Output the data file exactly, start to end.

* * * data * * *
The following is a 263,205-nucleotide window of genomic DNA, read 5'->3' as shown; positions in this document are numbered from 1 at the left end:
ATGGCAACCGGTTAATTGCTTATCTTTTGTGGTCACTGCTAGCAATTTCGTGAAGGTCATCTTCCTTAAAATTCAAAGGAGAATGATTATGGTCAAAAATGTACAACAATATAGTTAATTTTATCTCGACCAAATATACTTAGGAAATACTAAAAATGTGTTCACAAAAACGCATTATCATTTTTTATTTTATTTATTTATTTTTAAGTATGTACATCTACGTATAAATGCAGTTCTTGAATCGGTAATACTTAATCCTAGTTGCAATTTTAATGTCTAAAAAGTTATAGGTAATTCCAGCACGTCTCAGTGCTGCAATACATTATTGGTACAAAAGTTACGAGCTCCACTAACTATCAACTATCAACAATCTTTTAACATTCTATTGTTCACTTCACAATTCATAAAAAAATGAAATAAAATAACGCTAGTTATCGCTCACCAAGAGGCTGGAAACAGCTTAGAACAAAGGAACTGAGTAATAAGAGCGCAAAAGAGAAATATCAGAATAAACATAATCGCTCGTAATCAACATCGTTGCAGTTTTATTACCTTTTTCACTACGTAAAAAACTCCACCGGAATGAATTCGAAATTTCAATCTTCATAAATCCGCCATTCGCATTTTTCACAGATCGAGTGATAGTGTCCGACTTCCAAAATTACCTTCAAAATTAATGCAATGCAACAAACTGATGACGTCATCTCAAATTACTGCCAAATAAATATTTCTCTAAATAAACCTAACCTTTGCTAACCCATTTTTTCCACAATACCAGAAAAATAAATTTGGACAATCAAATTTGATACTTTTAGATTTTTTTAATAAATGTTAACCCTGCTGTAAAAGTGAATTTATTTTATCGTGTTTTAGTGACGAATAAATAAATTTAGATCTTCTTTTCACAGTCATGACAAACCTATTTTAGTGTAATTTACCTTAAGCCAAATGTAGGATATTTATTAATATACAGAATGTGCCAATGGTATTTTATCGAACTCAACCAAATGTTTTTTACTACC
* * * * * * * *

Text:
The following is a 263,205-nucleotide window of genomic DNA, read 5'->3' as shown; positions in this document are numbered from 1 at the left end:
ATGGCAACCGGTTAATTGCTTATCTTTTGTGGTCACTGCTAGCAATTTCGTGAAGGTCATCTTCCTTAAAATTCAAAGGAGAATGATTATGGTCAAAAATGTACAACAATATAGTTAATTTTATCTCGACCAAATATACTTAGGAAATACTAAAAATGTGTTCACAAAAACGCATTATCATTTTTTATTTTATTTATTTATTTTTAAGTATGTACATCTACGTATAAATGCAGTTCTTGAATCGGTAATACTTAATCCTAGTTGCAATTTTAATGTCTAAAAAGTTATAGGTAATTCCAGCACGTCTCAGTGCTGCAATACATTATTGGTACAAAAGTTACGAGCTCCACTAACTATCAACTATCAACAATCTTTTAACATTCTATTGTTCACTTCACAATTCATAAAAAAATGAAATAAAATAACGCTAGTTATCGCTCACCAAGAGGCTGGAAACAGCTTAGAACAAAGGAACTGAGTAATAAGAGCGCAAAAGAGAAATATCAGAATAAACATAATCGCTCGTAATCAACATCGTTGCAGTTTTATTACCTTTTTCACTACGTAAAAAACTCCACCGGAATGAATTCGAAATTTCAATCTTCATAAATCCGCCATTCGCATTTTTCACAGATCGAGTGATAGTGTCCGACTTCCAAAATTACCTTCAAAATTAATGCAATGCAACAAACTGATGACGTCATCTCAAATTACTGCCAAATAAATATTTCTCTAAATAAACCTAACCTTTGCTAACCCATTTTTTCCACAATACCAGAAAAATAAATTTGGACAATCAAATTTGATACTTTTAGATTTTTTTAATAAATGTTAACCCTGCTGTAAAAGTGAATTTATTTTATCGTGTTTTAGTGACGAATAAATAAATTTAGATCTTCTTTTCACAGTCATGACAAACCTATTTTAGTGTAATTTACCTTAAGCCAAATGTAGGATATTTATTAATATACAGAATGTGCCAATGGTATTTTATCGAACTCAACCAAATGTTTTTTACTACC